Fashion Consumer Segmentation

Despite all similarities, such as geographic region, society, age group, gender, nurturing method, and even qualification, no consumer has the same choice. In fact, two brothers have different choices. One likes BMW and the second one likes Porsche. Similarly, in fashion, one likes modern and fancy dresses, but his brother likes completely formal or ethnic dresses. So, in order to sell the newly designed dresses and sustain in the market, it is imperative to know the consumers. Who are the consumers? What are their choices? What trends do they follow? What age group do they belong to? What is the demographic pattern of that region? These are essential points that fashion designers and fashion brands need to understand.

What is the Meaning of Fashion Consumer Segmentation?

Segmentation simply means diving or classifying assorted things into a certain class based on one or two similarities. For example, when classifying the students in class 10; one possible classification could be based on gender; another possible classification is based on age; other possible classification criteria may be height, etc. Similarly, studying the demographic patterns and classifying them into certain groups based on religions, genders, age-groups, income and financial status, educational qualification, lifestyles, etc. is known as customer segmentation. Fashion forecasters, fashion analysts, and trend setters normally do consumer segmentation with the purpose of understanding their likeness and dis-likeness so that, accordingly, they can design new dresses for them.

Likewise, consumer segmentation is a technique to identify a group of people who share characteristics, generally in the form of demographics, behaviors, and lifestyle attitudes. People of similar characteristics form groups known as "cohorts." For example, the young consumer segment can be further classified into certain groups based on their age, gender, marital status, employment and unemployment, types of profession, ethnicity, how frequently they go for shopping, what they like, ethnic wear, formal wear, or street fashion, etc. Not essentially, but college-going young consumers, who are in the same age group, have (most likely) a collective mindset and share characteristics, and hence, are likely to shop and purchase in similar ways. This commonality shapes their relationships and attitudes towards other people and products, while they share common preferences in lifestyle.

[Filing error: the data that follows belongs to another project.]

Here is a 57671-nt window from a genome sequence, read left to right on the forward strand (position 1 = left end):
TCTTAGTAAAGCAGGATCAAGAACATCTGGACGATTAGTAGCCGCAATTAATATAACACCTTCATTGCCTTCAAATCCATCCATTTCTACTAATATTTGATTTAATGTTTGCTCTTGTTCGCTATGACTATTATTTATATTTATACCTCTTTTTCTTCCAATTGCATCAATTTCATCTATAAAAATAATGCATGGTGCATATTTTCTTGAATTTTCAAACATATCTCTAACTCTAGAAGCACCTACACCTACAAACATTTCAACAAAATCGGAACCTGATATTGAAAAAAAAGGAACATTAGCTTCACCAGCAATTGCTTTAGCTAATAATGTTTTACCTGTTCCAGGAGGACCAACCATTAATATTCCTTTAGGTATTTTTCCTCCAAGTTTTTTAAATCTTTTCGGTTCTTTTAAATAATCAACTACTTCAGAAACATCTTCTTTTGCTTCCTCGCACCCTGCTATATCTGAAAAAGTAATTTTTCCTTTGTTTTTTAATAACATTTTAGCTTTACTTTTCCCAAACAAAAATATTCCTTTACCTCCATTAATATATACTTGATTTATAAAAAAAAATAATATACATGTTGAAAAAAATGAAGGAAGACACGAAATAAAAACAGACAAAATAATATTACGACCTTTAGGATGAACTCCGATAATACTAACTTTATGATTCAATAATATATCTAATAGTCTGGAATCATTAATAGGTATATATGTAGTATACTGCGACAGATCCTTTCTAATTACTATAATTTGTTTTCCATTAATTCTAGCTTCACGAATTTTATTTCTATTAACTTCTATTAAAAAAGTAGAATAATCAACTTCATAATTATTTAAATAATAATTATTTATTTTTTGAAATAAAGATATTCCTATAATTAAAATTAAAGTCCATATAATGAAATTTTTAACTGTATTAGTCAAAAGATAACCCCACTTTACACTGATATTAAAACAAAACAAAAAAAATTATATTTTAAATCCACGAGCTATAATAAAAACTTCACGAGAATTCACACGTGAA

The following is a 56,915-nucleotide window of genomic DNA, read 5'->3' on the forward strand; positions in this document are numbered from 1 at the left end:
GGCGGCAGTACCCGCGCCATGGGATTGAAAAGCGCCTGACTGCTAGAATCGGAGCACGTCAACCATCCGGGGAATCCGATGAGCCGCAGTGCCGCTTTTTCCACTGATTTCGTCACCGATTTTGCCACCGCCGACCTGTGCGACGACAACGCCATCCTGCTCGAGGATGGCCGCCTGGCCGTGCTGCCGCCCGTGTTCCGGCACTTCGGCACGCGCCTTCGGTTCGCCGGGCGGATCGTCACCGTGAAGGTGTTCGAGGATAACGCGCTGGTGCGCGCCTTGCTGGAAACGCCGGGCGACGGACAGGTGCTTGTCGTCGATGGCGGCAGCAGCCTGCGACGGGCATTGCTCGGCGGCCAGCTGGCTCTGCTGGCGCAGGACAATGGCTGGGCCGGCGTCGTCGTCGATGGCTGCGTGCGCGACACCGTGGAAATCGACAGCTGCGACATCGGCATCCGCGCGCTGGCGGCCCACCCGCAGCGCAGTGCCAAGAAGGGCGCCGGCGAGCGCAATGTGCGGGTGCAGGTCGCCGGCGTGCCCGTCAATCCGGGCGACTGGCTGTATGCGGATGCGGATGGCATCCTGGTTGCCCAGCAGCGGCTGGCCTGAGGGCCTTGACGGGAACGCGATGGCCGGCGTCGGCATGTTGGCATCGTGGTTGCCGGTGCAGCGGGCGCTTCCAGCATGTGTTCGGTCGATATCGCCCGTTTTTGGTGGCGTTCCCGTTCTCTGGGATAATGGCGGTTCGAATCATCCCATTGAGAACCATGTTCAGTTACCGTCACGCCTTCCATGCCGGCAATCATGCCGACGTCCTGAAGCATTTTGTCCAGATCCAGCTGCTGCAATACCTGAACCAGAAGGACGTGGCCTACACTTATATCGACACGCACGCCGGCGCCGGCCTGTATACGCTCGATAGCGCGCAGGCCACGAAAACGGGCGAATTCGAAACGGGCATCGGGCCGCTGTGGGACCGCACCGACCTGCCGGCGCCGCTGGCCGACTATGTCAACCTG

Some examples are:

Baby Boomer generation
They were born after World War II (specifically, between 1942 and 1960), so they were the first TV generation and are likely to have direct or indirect experience of war.
Generation X born
They were born between 1961 and 1981, and they were the first computer generation people.
Generation Y born
They were born after 1982 and are the children of Baby Boomers; they are the target of many fashion marketing groups.
Modern generation
They are those born after the year 2000, and they are the ones who are adaptable enough to change their style at any time and are willing to accept any new style.
Segmentation Strategies

Usually, fashion analysts and forecasters, follow a segmentation strategy based on the following two criteria:

Demographic Data

it classifies based on age, occupation, marital status, ethnicity, etc. as major characteristics, which guide and influence consumers’ choices, attitudes, and behaviors.

Psychographic Data

It combines both psychology and demography and helps researchers to identify a consumer segment characterised by common values, preferences, attitudes, and behaviors.

Likewise, in the present world, research into fashion and lifestyle patterns forms the foundation for fashion product development and marketing. Moreover, among the fashion consumer segments, there are two categories – one who set a trend and influence people to follow their fashion and style, this group is known as fashion Influential. And, the other group, who follow the new fashion and trends set by fashion influencers, is known as fashion followers.

The Advantages of Fashion Consumer Segmentation

Following are some of the important advantages of fashion consumer segmentation:

  • Improve and secure the market prospect of new products or designs.

  • Improve consumer experience and their choices are taken care in advance.

  • Improve the understanding between consumers and fashion designers and fashion brands.

  • Give more satisfaction to consumers and increase the profit of producers and distributors.


Fashion consumer segmentation is one of the most significant techniques to stabilize the fluctuation of fashion design markets and improve consumer satisfaction. It not only helps the fashion designers and fashion brands and their consumers, but also conserves the environment by reducing the amount of waste materials usually thrown away by the fashion industry.


1. CMG. How Consumer Segmentation Helps Your Marketing Goals (URL -

2. Soo-kyoung Ahn. Fashion Consumer Segmentation based on Interpersonal Trust Online (URL -

3. Christiane Luible, Caecilia Charbonnier. Fashioning Movement: A new approach to Fashion Design (URL -

4. Chapter 1. Overview of Fashion. Fashion Studies - Class XI, NCERT.

Updated on: 13-Oct-2022

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